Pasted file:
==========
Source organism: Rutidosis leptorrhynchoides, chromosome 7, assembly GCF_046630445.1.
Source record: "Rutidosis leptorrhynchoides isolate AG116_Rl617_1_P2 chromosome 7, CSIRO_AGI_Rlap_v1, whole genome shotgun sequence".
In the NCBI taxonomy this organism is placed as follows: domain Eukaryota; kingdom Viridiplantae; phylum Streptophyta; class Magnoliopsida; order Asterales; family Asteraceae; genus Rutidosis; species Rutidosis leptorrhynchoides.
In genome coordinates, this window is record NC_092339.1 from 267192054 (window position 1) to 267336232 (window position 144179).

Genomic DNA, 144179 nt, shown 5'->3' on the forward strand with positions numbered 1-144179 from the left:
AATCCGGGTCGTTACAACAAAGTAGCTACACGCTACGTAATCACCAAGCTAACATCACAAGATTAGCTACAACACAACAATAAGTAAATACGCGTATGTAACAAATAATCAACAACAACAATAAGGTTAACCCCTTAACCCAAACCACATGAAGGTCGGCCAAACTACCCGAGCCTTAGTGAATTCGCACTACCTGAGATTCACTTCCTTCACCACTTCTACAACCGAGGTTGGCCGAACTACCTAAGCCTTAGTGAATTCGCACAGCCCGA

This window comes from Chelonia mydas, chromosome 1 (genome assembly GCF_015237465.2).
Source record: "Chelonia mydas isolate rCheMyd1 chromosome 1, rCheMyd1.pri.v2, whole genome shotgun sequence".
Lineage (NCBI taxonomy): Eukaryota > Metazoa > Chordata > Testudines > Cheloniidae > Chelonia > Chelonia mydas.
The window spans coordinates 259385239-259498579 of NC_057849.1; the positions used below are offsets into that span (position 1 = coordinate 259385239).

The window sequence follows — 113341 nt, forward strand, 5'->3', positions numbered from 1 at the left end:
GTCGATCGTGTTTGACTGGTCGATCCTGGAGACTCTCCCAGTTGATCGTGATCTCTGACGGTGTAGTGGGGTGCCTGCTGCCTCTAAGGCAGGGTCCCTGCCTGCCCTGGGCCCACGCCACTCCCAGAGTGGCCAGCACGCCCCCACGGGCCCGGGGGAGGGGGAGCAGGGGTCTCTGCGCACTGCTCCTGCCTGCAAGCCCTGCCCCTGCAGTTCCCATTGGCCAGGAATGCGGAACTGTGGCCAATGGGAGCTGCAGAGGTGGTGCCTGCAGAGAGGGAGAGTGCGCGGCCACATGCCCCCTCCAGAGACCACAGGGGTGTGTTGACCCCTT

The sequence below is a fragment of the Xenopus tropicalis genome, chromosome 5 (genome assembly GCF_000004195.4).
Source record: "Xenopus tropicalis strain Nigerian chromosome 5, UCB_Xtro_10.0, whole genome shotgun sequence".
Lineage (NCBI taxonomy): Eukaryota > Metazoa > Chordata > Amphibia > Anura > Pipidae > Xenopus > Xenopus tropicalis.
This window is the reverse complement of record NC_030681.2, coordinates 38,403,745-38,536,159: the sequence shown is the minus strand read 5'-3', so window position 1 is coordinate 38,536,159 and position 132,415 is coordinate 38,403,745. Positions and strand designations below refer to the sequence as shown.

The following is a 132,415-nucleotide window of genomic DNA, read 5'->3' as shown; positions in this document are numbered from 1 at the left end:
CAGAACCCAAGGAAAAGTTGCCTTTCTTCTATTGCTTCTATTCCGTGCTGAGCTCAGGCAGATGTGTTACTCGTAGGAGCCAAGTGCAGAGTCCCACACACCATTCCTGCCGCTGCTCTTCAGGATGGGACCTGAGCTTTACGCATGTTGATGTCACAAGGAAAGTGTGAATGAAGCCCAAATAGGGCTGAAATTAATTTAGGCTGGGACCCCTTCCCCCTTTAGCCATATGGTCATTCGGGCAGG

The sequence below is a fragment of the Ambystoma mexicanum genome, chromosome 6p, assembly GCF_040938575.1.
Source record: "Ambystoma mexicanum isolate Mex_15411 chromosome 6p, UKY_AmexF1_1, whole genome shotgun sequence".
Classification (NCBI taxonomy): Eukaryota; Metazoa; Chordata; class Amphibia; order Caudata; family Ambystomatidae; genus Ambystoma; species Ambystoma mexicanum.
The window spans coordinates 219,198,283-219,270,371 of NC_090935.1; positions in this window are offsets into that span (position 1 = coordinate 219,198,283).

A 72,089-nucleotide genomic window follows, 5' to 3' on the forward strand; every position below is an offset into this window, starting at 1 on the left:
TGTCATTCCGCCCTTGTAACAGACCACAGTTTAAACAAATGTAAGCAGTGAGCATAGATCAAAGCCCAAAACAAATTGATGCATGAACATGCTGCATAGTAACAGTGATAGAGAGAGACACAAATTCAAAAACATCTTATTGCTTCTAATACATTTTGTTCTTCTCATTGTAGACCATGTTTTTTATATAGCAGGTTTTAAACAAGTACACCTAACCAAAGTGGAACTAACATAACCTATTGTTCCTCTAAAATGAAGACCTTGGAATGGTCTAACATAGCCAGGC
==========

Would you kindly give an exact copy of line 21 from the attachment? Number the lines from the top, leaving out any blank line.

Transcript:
Classification (NCBI taxonomy): Eukaryota; Metazoa; Chordata; class Amphibia; order Caudata; family Ambystomatidae; genus Ambystoma; species Ambystoma mexicanum.